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Don Shula restaurants in the US "claim" to age their beef 45 days.  Supposedly that´s why their prices start at 60 dollars for the smallest, cheapest piece of meat.

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23 hours ago, ComputerGuy said:

Just my opinion, of course, but making prime rib into burgers is a waste of a good steak.

Except that it is a roast. B)  One good thing about Gerard's is the atmosphere, IMO - good vibes. I'm not sure whether the mushroom with tomatoes and cheese is still available but it was excellent. I really like the spinach lasagna and the regular salad is good and filling. It is the only good salad I've had yet in the area. [not that I've been all over] There may be some confusion over the aging of the prime rib. It is likely cut from already aged beef. We killed a steer back in Canada and hung for about 1 month...delicious; big difference if aged.

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There are basically two kinds of ageing processes for high end beef cuts..wet and dry , They work just as  they sound but are intrinsically different , most higher end cuts destined for restaurants  are aged for at least 2 - 3 weeks . Wet ageing is  simple ,the specific cut large or small is vacuum packed and left to sit in its own juices ( blood )  under refrigeration for  different periods of time depending on size .It can help with tenderness but sitting  in the  blood may also change the flavor .In larger cuts rib eye ,NY strip and sirloin etc...this is not a problem as they will be trimmed . Dry is the real deal with big changes in tenderness and flavor , it is however a much more expensive process .Special refrigerated cabinets should be used to control temp and humidity in order to prevent spoilage etc.  As the meat dries the beef  flavor intensifies ,the cells and connective tissues breakdown ..the meat becomes very tender . It can take up to a month ,some restaurants even longer ,as it dries it shrinks up to 25% - the mould must be trimmed .All these factors time ,equipment and shrinkage make the cost extortionate. Personally l find  long dry aged meat is too “ gamey “ and rich for my taste . For either of these processes to work you need good beef to begin with.... you can’t make a silk purse etc.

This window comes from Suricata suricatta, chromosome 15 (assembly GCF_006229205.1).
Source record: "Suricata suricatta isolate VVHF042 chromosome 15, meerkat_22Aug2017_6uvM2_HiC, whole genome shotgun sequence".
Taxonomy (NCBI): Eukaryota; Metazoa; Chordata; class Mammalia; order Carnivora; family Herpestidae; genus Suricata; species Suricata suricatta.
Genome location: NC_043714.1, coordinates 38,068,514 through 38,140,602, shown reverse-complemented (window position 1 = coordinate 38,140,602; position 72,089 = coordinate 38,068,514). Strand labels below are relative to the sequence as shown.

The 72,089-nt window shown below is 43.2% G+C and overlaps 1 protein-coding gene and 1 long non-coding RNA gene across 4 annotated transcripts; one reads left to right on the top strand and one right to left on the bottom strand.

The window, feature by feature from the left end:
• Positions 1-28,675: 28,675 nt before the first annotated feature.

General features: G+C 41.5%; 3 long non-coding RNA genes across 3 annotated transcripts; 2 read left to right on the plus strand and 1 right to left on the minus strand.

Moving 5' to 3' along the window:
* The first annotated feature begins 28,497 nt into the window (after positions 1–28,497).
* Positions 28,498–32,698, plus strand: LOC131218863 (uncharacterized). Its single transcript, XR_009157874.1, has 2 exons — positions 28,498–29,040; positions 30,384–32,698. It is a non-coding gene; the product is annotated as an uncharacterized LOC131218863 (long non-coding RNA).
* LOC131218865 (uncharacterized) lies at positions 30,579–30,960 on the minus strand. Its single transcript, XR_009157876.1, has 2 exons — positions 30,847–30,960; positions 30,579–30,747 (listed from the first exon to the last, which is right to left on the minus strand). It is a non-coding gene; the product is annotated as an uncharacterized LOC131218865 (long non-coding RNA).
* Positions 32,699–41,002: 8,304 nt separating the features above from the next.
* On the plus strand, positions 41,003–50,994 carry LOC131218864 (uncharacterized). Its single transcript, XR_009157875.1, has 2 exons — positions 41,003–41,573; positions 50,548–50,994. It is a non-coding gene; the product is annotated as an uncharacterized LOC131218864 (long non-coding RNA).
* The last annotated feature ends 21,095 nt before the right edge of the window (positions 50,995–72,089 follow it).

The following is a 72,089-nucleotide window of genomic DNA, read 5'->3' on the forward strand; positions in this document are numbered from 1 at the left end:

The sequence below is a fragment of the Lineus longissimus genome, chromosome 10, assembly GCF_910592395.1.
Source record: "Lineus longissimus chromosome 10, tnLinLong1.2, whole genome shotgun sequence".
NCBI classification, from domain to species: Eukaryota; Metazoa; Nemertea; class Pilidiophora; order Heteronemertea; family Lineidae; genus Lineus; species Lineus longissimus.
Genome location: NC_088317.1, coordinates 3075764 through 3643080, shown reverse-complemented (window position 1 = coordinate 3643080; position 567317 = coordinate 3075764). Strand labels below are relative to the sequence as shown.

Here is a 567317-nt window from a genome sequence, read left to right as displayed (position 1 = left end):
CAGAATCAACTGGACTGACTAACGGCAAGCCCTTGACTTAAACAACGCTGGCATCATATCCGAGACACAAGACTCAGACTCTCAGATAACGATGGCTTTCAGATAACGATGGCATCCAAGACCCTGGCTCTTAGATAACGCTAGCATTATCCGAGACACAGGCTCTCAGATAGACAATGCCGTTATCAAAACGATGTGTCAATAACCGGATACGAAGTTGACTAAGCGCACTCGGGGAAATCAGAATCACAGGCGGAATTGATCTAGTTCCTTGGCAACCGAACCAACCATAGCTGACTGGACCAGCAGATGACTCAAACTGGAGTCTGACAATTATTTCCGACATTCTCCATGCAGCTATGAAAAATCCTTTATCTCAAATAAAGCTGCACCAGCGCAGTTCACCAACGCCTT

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Excellent explanation.  We poor people in Oklahoma could never afford the dry method.

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You can always try marinating your steak in pureed pineapple for one hour before rinsing off and cooking. The enzymes break down tissue so dont let it marinate too long.

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Not sure why one would go the trouble of pureeing a pineapple, when you can just buy a bottle of tenderizer, containing papain, the active ingredient in papaya, not  pineapples. Further, you fork the grains into the steak so it works on the inside, and avoid having the outside go mushy. I would assume soaking it in juice is not going to let it get inside very much at all.

Just make sure it is salt free...

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32 minutes ago, ComputerGuy said:

Not sure why one would go the trouble of pureeing a pineapple, when you can just buy a bottle of tenderizer, containing papain, the active ingredient in pineapples. Further, you fork the grains into the steak so it works on the inside, and avoid having the outside go mushy. I would assume soaking it in juice is not going to let it get inside very much at all.

Just make sure it is salt free...

Papain is actually an extract from papaya. In the 60's Swift Canadian injected it into old cattle including Judas bulls just before kill to tenderize the entire beast. Yes I was there.

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Back to Jitomate...had their meat raviolis, and the are the best I've had in Mexico.  Excellent pizza as well, with the best pepperoni.

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On 7/15/2019 at 10:22 AM, happyjillin said:

Papain is actually an extract from papaya. In the 60's Swift Canadian injected it into old cattle including Judas bulls just before kill to tenderize the entire beast. Yes I was there.

Ack. You are quiet correct. Apologies.

EDIT: I love a good typo. "Quite".